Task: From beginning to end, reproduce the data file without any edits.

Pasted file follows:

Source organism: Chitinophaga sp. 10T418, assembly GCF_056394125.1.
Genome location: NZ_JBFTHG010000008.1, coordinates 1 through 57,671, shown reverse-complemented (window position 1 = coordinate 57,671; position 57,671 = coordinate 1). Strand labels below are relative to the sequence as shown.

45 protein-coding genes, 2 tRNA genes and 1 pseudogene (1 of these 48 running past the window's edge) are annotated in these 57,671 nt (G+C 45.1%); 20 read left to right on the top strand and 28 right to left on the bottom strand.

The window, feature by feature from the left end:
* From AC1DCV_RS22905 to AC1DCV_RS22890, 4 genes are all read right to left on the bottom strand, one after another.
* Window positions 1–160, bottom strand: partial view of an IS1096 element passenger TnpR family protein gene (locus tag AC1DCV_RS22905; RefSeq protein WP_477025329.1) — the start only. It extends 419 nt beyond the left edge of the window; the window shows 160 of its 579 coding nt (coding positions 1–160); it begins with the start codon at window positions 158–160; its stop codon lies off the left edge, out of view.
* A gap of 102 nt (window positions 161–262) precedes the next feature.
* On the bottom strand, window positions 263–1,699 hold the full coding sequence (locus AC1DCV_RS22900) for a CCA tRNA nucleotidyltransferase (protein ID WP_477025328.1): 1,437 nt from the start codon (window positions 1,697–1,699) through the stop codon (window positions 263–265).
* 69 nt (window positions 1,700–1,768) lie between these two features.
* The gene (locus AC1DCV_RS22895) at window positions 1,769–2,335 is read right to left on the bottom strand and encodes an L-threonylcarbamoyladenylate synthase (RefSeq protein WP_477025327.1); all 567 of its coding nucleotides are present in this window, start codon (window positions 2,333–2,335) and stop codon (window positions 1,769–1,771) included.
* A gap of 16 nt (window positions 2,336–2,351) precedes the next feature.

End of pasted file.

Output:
Source organism: Chitinophaga sp. 10T418, assembly GCF_056394125.1.
Genome location: NZ_JBFTHG010000008.1, coordinates 1 through 57,671, shown reverse-complemented (window position 1 = coordinate 57,671; position 57,671 = coordinate 1). Strand labels below are relative to the sequence as shown.

45 protein-coding genes, 2 tRNA genes and 1 pseudogene (1 of these 48 running past the window's edge) are annotated in these 57,671 nt (G+C 45.1%); 20 read left to right on the top strand and 28 right to left on the bottom strand.

The window, feature by feature from the left end:
* From AC1DCV_RS22905 to AC1DCV_RS22890, 4 genes are all read right to left on the bottom strand, one after another.
* Window positions 1–160, bottom strand: partial view of an IS1096 element passenger TnpR family protein gene (locus tag AC1DCV_RS22905; RefSeq protein WP_477025329.1) — the start only. It extends 419 nt beyond the left edge of the window; the window shows 160 of its 579 coding nt (coding positions 1–160); it begins with the start codon at window positions 158–160; its stop codon lies off the left edge, out of view.
* A gap of 102 nt (window positions 161–262) precedes the next feature.
* On the bottom strand, window positions 263–1,699 hold the full coding sequence (locus AC1DCV_RS22900) for a CCA tRNA nucleotidyltransferase (protein ID WP_477025328.1): 1,437 nt from the start codon (window positions 1,697–1,699) through the stop codon (window positions 263–265).
* 69 nt (window positions 1,700–1,768) lie between these two features.
* The gene (locus AC1DCV_RS22895) at window positions 1,769–2,335 is read right to left on the bottom strand and encodes an L-threonylcarbamoyladenylate synthase (RefSeq protein WP_477025327.1); all 567 of its coding nucleotides are present in this window, start codon (window positions 2,333–2,335) and stop codon (window positions 1,769–1,771) included.
* A gap of 16 nt (window positions 2,336–2,351) precedes the next feature.